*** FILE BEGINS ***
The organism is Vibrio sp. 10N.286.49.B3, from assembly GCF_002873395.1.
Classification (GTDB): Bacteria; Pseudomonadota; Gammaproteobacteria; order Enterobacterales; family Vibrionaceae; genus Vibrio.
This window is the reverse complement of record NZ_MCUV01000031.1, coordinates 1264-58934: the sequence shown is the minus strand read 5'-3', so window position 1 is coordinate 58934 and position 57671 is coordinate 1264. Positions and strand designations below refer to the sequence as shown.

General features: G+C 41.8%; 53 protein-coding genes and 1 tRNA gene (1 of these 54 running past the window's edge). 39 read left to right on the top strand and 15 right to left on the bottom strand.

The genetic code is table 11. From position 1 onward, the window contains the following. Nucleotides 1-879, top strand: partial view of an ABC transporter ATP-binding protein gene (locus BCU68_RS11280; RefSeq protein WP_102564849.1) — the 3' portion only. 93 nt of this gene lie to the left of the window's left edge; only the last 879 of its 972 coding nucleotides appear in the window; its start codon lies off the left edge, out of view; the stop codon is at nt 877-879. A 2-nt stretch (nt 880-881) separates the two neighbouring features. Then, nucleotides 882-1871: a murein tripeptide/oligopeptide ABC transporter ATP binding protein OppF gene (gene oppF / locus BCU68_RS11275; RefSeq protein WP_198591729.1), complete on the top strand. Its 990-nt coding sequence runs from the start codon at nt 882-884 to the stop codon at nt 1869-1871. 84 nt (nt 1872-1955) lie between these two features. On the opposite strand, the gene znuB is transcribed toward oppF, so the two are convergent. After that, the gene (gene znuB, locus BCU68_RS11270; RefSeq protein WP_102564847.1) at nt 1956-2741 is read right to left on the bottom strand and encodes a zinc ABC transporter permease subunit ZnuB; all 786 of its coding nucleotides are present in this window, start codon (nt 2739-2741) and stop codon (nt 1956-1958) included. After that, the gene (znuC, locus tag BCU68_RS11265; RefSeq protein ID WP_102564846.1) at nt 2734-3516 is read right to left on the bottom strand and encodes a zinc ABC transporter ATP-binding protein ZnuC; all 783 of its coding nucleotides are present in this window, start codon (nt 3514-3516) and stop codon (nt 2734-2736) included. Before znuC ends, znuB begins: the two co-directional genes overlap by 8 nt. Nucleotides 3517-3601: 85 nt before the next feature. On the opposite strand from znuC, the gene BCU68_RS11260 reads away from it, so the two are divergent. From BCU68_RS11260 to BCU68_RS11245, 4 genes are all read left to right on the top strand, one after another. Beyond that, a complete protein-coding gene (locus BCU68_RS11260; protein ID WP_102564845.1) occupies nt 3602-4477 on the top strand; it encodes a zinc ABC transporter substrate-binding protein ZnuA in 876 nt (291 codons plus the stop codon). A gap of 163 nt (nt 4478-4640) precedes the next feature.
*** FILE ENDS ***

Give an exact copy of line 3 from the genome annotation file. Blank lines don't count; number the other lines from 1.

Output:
This window is the reverse complement of record NZ_MCUV01000031.1, coordinates 1264-58934: the sequence shown is the minus strand read 5'-3', so window position 1 is coordinate 58934 and position 57671 is coordinate 1264. Positions and strand designations below refer to the sequence as shown.